As best seen in FIG. 4, the first form 5 of the resilient member includes at least one, diagonally, extending leg 51 with an upper, connecting portion 52, the two being spaced by a slot 53 having a full radius at the junction 51/52. The slot 53 allows the downwardly extending leg 51 to be resiliently moved up towards the connecting portion 52 (note curved directional arrows), to balance the latching forces "L.F." generated by the latches 3 and 4 while engaged. The leg 51 includes at its terminal, a distal end--a free foot 54, which engages the rigid upper side of the interfacing periphery of the vertical side wall 21 of the housing 2.
Each resilient member 5 preferably includes two such opposed resilient legs 51, which as illustrated in FIG. 4 can be essentially identical in design but preferably are disposed in opposite, outward directions. The downwardly extending resilient leg extensions of the resilient member 5, including the intermediate indented area 56, mate and interdigitate with castellated portions 24 in the side wall 21 of the housing 2.
However, ideally, with respect to even the resilient member 5, there is only very limited contact between the interfacing peripheral structures of the housing 2 and the cover 1, with such contact only occurring at the bottom sides of the feet 54 with the housing areas 23A. As can be seen in FIG. 4, there are otherwise small gaps G1, G2 between the top 1 and the housing 2, not only at the flanking areas 11 and 23, but also within some of the areas defined by the resilient member 5. Thus, for example, when the resilient members 5 totally occupy about twenty (20%) percent of the horizontal periphery of the cover 1, the actual contact or engagement areas between the cover and the housing 2 may represent only about three (3%) percent of the total opposed peripheries.
With reference to FIGS. 5A and 5B, a second form 6 of the resilient member includes a both ends clamped, flat beam 61 having a distal tip 64 in contact with a similarly configured, opposed, rigid shelf 22 on the housing 2. The wall 62 and the feature 61 are separated by a narrow gap 63. When the latches 3 and 4 are engaged, the resilient member 61 is deformed, causing the distal tip 62 to be flexed to one side or the other, for example, to the left, as illustrated in FIG. 5. Other than the facial interface of the deformed tip 64 and the shelf 22, the flanking opposed peripheral areas 11 and 23 between the cover 1 and the housing 2 are otherwise spaced and out of contact, having gaps G1 between them. The resilient member 6 differs from the resilient member 5 being clamped at both ends and having a distal tip 64 at the middle and no distal ends like the free feet 54 as member 5 possesses. The member 5 is aligned with the side wall 58 of the cover; on the other hand, resilient member 6 is not aligned with and is separated from the wall 62 by a narrow gap 63 as shown in FIGS. 5A and 5B.
It is noted that the opposed contact areas or shelves 22 on the upper ends of the walls 21, 21' of the housing 2 can either be longitudinally in line and coincident with its respective wall (as illustrated for the castellated portions 24) or can be directed inwardly, orthogonal to its respective wall (as illustrated for the shelves 22). Additionally the shelves 22 can either extend into the interior of the housing 2, as illustrated, or extend outwardly on the exterior.
It is further noted that the effective lengths of the arms 3, the relative locations of the housing locking tabs 43, and the vertical extension lengths of the resilient legs 51, 61, down from the flanking areas 11, are all interrelated to prevent over stressing of the resilient members 5, 6. This prevents engagement or contact between the opposed peripheries 11 and 23 of the top 1 and the housing 2 along all of their respective lengths, except for the limited contact provided by the feet 54, 64 and the contact areas 23A, 22, respectively. Thus, when the cover 1 and the housing 2 are installed and latched together, the springy or resilient members 5, 6 provide enough preload, so that a rattle-free system can be virtually guaranteed.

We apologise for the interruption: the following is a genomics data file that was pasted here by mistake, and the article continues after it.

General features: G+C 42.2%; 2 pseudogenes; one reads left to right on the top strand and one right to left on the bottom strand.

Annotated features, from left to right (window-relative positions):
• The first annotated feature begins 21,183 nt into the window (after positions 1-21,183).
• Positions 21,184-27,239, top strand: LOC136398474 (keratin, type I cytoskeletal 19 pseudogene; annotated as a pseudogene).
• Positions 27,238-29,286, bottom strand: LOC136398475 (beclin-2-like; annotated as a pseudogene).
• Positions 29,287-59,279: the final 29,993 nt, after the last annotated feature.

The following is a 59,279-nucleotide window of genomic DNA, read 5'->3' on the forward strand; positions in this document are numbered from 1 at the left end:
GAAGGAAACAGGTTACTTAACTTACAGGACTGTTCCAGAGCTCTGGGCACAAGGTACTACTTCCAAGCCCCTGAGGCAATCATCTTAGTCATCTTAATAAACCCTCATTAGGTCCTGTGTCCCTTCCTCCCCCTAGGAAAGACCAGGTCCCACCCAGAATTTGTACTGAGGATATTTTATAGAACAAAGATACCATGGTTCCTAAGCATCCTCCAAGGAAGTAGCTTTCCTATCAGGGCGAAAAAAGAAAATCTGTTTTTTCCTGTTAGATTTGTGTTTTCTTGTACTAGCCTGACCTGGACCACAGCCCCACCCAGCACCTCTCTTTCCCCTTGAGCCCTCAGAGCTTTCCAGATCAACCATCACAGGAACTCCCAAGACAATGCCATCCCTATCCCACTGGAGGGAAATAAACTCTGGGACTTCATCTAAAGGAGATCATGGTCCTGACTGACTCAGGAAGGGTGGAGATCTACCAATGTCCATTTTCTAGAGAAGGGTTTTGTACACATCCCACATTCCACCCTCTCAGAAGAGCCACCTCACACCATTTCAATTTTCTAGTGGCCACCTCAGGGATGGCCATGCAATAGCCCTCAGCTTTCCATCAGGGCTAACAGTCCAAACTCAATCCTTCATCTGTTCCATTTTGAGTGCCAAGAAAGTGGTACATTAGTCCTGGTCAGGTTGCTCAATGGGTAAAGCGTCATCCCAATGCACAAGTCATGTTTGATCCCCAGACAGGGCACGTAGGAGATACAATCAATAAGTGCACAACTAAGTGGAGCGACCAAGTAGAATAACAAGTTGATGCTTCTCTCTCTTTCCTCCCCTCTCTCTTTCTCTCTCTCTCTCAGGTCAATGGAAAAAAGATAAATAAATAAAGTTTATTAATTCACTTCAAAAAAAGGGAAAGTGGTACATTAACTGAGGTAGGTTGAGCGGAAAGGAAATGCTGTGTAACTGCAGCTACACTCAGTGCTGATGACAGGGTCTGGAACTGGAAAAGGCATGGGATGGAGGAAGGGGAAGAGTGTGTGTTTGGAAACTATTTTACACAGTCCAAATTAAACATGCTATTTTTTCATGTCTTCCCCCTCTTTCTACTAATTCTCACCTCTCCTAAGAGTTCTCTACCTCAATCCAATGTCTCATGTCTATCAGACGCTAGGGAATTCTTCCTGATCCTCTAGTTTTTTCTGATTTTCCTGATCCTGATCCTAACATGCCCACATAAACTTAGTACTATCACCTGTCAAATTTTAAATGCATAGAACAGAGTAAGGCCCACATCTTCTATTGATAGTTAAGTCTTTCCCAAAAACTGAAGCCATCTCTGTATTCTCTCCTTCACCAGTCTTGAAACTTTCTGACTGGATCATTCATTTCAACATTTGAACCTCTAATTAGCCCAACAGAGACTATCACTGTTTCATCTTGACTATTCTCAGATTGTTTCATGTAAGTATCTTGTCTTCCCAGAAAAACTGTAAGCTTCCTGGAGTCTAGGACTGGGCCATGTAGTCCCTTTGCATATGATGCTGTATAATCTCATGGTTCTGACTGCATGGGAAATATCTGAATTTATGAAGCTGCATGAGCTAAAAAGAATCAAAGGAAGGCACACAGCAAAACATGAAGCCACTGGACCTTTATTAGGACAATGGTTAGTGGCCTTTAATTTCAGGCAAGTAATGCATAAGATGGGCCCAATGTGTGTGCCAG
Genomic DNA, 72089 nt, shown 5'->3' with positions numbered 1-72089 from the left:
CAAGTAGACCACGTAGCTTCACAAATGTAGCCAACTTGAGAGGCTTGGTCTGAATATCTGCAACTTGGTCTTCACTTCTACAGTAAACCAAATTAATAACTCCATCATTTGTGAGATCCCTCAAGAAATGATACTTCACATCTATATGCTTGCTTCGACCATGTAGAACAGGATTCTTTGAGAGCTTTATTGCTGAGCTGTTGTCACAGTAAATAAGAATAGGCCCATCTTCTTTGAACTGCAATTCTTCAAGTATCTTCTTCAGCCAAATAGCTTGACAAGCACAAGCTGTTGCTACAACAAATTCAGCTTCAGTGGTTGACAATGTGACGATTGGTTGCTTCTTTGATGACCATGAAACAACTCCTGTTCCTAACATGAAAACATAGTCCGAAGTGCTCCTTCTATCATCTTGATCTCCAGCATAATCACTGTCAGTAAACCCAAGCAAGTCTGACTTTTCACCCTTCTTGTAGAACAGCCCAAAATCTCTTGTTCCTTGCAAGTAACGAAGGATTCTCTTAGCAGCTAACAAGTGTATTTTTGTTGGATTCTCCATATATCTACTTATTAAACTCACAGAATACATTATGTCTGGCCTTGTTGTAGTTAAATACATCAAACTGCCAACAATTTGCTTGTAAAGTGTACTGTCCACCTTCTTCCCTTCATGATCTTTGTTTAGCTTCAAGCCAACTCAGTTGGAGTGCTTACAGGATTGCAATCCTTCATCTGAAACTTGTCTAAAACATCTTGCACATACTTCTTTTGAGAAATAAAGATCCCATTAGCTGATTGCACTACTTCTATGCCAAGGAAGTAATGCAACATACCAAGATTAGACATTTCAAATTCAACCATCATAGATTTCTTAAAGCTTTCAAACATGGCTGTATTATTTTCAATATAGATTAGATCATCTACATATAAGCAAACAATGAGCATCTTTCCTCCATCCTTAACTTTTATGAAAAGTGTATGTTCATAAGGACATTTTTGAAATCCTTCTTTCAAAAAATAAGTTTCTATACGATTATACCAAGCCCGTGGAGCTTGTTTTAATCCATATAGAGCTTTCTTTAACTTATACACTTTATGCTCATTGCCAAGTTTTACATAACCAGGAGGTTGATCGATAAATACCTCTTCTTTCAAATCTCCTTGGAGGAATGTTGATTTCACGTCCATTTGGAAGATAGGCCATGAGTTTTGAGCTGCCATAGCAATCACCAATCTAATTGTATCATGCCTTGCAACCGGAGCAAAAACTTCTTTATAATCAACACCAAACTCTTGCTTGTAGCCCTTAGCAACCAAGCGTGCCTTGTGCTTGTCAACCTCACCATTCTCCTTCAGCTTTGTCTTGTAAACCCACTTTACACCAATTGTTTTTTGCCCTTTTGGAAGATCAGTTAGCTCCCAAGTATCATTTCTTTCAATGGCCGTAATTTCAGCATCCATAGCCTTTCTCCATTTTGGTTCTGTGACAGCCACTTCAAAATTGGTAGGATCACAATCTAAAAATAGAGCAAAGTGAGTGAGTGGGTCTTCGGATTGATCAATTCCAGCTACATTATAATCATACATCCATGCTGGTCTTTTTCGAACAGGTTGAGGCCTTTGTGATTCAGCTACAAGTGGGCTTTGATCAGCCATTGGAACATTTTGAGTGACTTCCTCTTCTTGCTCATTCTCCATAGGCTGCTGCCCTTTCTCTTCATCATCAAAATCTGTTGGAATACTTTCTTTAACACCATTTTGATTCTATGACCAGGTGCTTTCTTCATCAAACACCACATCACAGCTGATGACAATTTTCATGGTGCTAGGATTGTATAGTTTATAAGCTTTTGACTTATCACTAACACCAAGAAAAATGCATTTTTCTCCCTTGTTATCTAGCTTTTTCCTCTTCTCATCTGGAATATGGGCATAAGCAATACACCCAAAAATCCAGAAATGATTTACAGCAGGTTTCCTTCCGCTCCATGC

As illustrated, the resilient members 5, 6 can be integrally formed as part of the cover 1, with the cover and its latch arms 3 being made in a single molded structure. It is to be further noted that the relative resilient member/contact area interfacing is reversible, that is, resilient members 5, 6 can alternatively be formed as upward extensions for the walls 21, 21' of the housing 2, with the contact areas (castellated portions and shelves) being provided on the peripheral underside of the top 1, although the former is preferred. Additionally, if desired, other interfacings between the top 1 and the housing 2 can be included, particularly in their interior areas, but care should be taken to design them so that it is still a rattle-free system.
Exemplary dimensions for the resilient members 5 and its related elements are outlined below:
______________________________________Horizontal length of the top 100 mm(side 21 of the housing)Horizontal width of the top 75 mm(side 21' of the housing)Horizontal distance between 37.0 mmtwo opposed feet of resilientmember 5 on one side 21Contact area of a single 2.0 × 2.0 mm2foot 54Vertical height of single 1.0 mmfoot 54 from its bottomtip to leg endThickness of diagonal leg 2.0 mmof the resilient member 5Width of slot 53 1.5 mmVertical height of leg 3.5/1.5 mmportions 5 (clampedjunction/free end)Gap G1 0.7 mm______________________________________
An exemplary application for the cover 1 and housing 2 of the invention in the automotive industry is as an enclosed fuse box for a car. An exemplary material for the molded top 1 is a plastic of moderately high flexural strength.
The total number of springs or resilient members 5, 6, their configurations, and their respective locations are determined based on the overall package size and specific design parameters.
Although this invention has been shown and described with respect to detailed, exemplary embodiments thereof, it will be understood by those skilled in the art that various changes in form and detail thereof may be made without departing from the spirit and scope of the claimed invention. In this regard it is noted that the terms "vertical" and "horizontal" are used herein in their general, relative senses, and not in their absolute sense with respect to the earth's surface.